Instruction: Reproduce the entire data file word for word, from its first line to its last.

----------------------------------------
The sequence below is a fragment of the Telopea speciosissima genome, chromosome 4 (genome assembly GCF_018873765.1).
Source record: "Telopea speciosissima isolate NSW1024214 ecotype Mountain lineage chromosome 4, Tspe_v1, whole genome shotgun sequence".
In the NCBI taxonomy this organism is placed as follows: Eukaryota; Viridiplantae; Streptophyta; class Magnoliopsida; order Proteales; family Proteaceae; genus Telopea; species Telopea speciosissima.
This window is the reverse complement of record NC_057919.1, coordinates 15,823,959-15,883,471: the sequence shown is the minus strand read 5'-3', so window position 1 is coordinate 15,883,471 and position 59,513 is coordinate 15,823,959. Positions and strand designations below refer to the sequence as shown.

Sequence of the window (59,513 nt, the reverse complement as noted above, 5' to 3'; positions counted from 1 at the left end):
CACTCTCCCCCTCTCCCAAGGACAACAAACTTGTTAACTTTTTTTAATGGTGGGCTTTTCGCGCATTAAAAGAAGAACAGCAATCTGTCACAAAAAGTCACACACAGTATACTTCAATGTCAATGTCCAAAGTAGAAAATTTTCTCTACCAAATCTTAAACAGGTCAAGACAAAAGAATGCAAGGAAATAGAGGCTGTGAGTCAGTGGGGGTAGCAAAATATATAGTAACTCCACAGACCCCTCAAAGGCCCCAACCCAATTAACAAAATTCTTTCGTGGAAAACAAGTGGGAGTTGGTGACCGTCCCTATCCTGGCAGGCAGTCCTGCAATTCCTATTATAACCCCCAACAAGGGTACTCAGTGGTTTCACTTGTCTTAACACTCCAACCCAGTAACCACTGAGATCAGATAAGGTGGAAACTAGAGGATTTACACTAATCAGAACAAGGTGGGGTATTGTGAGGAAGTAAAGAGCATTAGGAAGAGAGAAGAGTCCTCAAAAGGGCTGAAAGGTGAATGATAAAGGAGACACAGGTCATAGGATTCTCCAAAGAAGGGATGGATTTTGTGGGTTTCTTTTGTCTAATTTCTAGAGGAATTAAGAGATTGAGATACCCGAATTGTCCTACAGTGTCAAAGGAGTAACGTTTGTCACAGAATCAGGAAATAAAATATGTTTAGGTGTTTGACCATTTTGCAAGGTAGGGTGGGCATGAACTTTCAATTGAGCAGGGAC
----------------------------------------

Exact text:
The sequence below is a fragment of the Telopea speciosissima genome, chromosome 4 (genome assembly GCF_018873765.1).
Source record: "Telopea speciosissima isolate NSW1024214 ecotype Mountain lineage chromosome 4, Tspe_v1, whole genome shotgun sequence".
In the NCBI taxonomy this organism is placed as follows: Eukaryota; Viridiplantae; Streptophyta; class Magnoliopsida; order Proteales; family Proteaceae; genus Telopea; species Telopea speciosissima.
This window is the reverse complement of record NC_057919.1, coordinates 15,823,959-15,883,471: the sequence shown is the minus strand read 5'-3', so window position 1 is coordinate 15,883,471 and position 59,513 is coordinate 15,823,959. Positions and strand designations below refer to the sequence as shown.

Sequence of the window (59,513 nt, the reverse complement as noted above, 5' to 3'; positions counted from 1 at the left end):
CACTCTCCCCCTCTCCCAAGGACAACAAACTTGTTAACTTTTTTTAATGGTGGGCTTTTCGCGCATTAAAAGAAGAACAGCAATCTGTCACAAAAAGTCACACACAGTATACTTCAATGTCAATGTCCAAAGTAGAAAATTTTCTCTACCAAATCTTAAACAGGTCAAGACAAAAGAATGCAAGGAAATAGAGGCTGTGAGTCAGTGGGGGTAGCAAAATATATAGTAACTCCACAGACCCCTCAAAGGCCCCAACCCAATTAACAAAATTCTTTCGTGGAAAACAAGTGGGAGTTGGTGACCGTCCCTATCCTGGCAGGCAGTCCTGCAATTCCTATTATAACCCCCAACAAGGGTACTCAGTGGTTTCACTTGTCTTAACACTCCAACCCAGTAACCACTGAGATCAGATAAGGTGGAAACTAGAGGATTTACACTAATCAGAACAAGGTGGGGTATTGTGAGGAAGTAAAGAGCATTAGGAAGAGAGAAGAGTCCTCAAAAGGGCTGAAAGGTGAATGATAAAGGAGACACAGGTCATAGGATTCTCCAAAGAAGGGATGGATTTTGTGGGTTTCTTTTGTCTAATTTCTAGAGGAATTAAGAGATTGAGATACCCGAATTGTCCTACAGTGTCAAAGGAGTAACGTTTGTCACAGAATCAGGAAATAAAATATGTTTAGGTGTTTGACCATTTTGCAAGGTAGGGTGGGCATGAACTTTCAATTGAGCAGGGAC